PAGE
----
We all place ourselves at various levels, and we are always falling from these heights. It is these falls we are ashamed of. Self-esteem is the cause of our shame and our fall. So, it is this self-esteem that must be understood and not the fall.
    If there is no pedastal we have put ourselves on, how can there be any fall? Why have we put ourselves of a pedastal called self-esteem, human dignity, the ideal and so on?
    If we can actually understand this, then there will be no shame of the past; it will have completely gone.
    We will be what we are without a pedastal. If the pedastal is not there, the height that makes us look down or up, then we are what we have always avoided. It is this avoidance of what we are actually are that brings about confusion and antagonism,shame and resentment.
    We do not have to tell each other what we are,whatever it is, pleasant or unpleasant: live with it without justifying or resisting it.
    Live without naming it; for the very term is a condemnation or an identification. To avoid it, we put ourselves back on the pedastal of self-esteem.
    Live with it without fear, for fear prevents communion, and without communion we cannot live with it.
    To be in communion with God, another, or ourselves,is to love. Without love, we cannot wipe out the past; with love there is no past.
    Where love is, time is not.

    • Quentin says:

      I wonder whether you have thought about my suggestion in Second Sight News that, in the secular life, we have learnt that noting good qualities and achievements is the best way of helping the young. And, if that’s so, why does not it apply to the spiritual life, too?

      Of course, care is needed. The indiscriminate praise showered on the young today is not helpful. It can sometimes be harmful when they know in their hearts that they cannot live up to it. But noting real effort and identifying concrete progress does help; they want to live up to that.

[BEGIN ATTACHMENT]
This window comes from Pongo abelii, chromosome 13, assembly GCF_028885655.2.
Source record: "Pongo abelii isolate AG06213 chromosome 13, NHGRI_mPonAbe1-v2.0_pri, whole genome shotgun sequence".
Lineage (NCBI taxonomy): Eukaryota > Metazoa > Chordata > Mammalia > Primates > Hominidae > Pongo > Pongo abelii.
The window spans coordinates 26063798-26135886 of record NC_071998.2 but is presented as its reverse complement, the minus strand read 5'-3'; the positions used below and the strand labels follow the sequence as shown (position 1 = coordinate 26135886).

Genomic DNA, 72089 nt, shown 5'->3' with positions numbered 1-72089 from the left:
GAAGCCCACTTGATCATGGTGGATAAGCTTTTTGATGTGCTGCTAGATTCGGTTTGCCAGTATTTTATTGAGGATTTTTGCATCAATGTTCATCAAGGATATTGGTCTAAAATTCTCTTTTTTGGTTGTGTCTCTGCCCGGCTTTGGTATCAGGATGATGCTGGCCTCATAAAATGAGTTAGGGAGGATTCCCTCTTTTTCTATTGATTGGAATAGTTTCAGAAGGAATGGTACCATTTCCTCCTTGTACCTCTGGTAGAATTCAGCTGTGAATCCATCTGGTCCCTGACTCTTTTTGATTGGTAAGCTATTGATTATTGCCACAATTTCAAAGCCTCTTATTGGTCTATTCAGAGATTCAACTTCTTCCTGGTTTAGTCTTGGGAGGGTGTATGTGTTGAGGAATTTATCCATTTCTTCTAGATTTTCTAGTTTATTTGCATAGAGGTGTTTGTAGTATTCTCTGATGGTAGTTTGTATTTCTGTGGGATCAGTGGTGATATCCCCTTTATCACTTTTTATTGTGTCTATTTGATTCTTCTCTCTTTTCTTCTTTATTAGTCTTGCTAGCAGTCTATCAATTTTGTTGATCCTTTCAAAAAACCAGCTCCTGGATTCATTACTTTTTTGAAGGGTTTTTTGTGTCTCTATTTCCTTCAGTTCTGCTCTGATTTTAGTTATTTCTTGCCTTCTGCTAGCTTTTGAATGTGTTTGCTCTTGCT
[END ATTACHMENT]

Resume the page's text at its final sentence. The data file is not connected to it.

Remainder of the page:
We may of course find that it runs against our instinct to think that natural phenomena like psychology can contribute to our spiritual growth. But this veers towards the heresy that fallen man is utterly corrupt in himself — and remains so notwithstanding that the merits of Christ cloak and protect him. This is classical Protestantism. The Catholic view (I cannot speak for the Orthodox) teaches that man is one person, body and soul, and through embracing Christ — consciously or unconsciously — becomes truly holy. Pope Francis was not wrong when he emphasised that even atheists can do good things; we are all redeemed.

      • Singalong says:

        Certainly, atheists and those who think they are not religious, can do good things. A very good friend of ours has died recently, and I am sure that Christ has welcomed her into Paradise, “When I was hungry you gave me to eat, when I was thirsty you gave me to drink . . ”

        Encouraging the young is very important, and the extra dimension of helping them to see their achievements as making the best use they can of the talents God has given them can encourage the right kind of humility to accompany self esteem or self respect.

      • Nektarios says:

        Quentin & fellow bloggers,

        It does not directly apply because one proceeds from a fallen nature that is spiritually dead.
        Hence there is the invention that the secular life and the spiritual life are essentially one. Because it takes place in the one person, the two should not be construed as even similar.
        The natural man regarding spiritual matters is walking in the dark, until he hears the Gospel and believes, and by the power of the Holy Spirit, made spiritually alive.
        As I have said on previous occasions, the spiritual life proceeds from a different source, has different potentials, powers and life. That source is our life in Christ.